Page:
In the March 2000 election, the Republic of China (ROC) crossed a crucial threshold. With my election as president, Taiwan experienced the first-ever party rotation in its history. In my inauguration address in May, I proposed a number of human-rights goals: to enshrine major international human-rights norms in a domestic bill of rights; to establish a National Human Rights Commission in conformity with the United Nations "Paris Principles"; and to expand and intensify exchanges and cooperation with the international human-rights community. These policies and related measures are now at various stages of planning and implementation (a progress report is included on page 28). Despite, or rather because of, Taiwan's international political isolation, the international nature of these policies and measures has attracted international curiosity, inquiries, and visits. I would like to take this opportunity to outline the conditions and considerations that have led us to this significant change in process.
Taiwan's human-rights conditions have advanced considerably since its liberalization and democratization in the mid-1980s and early 1990s. In the Freedom House Annual Report of 2000, Taiwan ranked with Japan as the only two "free" countries in the Asian region. The space allocated to Taiwan in the Amnesty International Annual Reports has dropped dramatically over the years. There seems to be good reason for self-congratulation, and a measure of it would be justified. However, if we examine the reports more closely and Taiwan's general level of development is taken into account, there are equally good reasons for caution and concern. Progress has primarily been concentrated in the areas of specific civil and political rights while advances in other areas of rights tend to be more uneven and scattered.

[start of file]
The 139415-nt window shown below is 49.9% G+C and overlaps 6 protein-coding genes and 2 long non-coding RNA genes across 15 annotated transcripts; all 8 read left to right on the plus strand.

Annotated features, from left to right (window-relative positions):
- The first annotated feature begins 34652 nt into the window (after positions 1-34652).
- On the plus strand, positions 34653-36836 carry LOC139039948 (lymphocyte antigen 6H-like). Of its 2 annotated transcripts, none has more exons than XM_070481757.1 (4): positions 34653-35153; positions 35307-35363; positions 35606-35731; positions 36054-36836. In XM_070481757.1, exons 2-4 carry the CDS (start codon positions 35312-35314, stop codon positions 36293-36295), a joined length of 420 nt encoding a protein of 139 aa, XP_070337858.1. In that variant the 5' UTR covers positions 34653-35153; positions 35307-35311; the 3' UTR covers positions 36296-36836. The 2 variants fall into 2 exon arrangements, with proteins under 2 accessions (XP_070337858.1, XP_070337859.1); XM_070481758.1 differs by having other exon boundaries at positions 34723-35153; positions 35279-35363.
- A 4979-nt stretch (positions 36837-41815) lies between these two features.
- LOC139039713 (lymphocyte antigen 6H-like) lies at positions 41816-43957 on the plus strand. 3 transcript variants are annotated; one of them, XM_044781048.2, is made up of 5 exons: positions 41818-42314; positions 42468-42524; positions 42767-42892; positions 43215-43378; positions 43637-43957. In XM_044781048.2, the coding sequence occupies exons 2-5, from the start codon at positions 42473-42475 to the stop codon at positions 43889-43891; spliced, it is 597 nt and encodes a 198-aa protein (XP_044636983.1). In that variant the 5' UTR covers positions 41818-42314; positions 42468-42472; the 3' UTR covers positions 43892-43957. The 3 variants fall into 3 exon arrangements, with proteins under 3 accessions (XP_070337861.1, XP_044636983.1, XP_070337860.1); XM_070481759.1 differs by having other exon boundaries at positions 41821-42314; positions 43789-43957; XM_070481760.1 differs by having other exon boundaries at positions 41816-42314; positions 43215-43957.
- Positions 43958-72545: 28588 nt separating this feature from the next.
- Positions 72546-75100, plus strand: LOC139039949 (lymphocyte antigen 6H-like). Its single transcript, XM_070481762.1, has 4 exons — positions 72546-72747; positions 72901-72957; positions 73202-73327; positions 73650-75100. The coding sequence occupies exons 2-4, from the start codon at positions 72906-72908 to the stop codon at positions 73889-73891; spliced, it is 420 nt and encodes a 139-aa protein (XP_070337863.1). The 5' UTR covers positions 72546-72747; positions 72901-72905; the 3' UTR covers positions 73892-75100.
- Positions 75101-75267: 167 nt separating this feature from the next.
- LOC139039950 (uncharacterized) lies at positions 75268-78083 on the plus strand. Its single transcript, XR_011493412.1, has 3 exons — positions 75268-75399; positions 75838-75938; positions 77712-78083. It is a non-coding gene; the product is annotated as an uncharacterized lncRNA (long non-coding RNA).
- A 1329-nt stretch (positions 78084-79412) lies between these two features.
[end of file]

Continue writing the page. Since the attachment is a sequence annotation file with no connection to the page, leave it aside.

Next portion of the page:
Some civil-rights improvements are clear. Disappearances and politically motivated killings have ceased, and respect for citizens' bodily integrity has advanced considerably. Freedoms of speech, assembly, and association are fairly secure. Legal rights, however, require greater progress, particularly in overhauling the judicial system. Despite two national conferences on judicial reform, implementation has been slow until recently.
Certain political rights are to be assumed as well, since Taiwan's elections are known to be lively. At the same time, one must not forget other aspects of political rights that, if left unattended, impede equal participation and equal access to public service. The main obstacle is known locally as the "Black Gold" problem, a negative legacy of Taiwan's authoritarian past. This custom grants individuals privileged access to public resources such as bank loans in exchange for personal and political gains, often in illicit alliance with outwardly respectable elements of organized crime. As a distortion of the political process, it severely damages the quality and accessibility of public service. Consequently, the Black Gold problem is one of our main concerns, and its elimination is a major goal of my administration.
In areas of other rights, progress has been similarly uneven. A crucial achievement has been our national health-insurance program, but we have yet to establish adequate unemployment-compensation or pension programs. The level of success in some other fields tends to depend on the varying strengths of civil society groups and the interaction between those groups. Although pressure-group politics is an unavoidable part of democracy; the haphazard nature of these interactions and of these occasional accomplishments requires the stabilizing presence that policies and the institutionalization of rights can provide.
This brief sketch would not be complete without mention of the state of human-rights awareness and institutionalization. In fact, diagnosis of this condition was the most important consideration that led to the development of my administration's human-rights policies and measures. …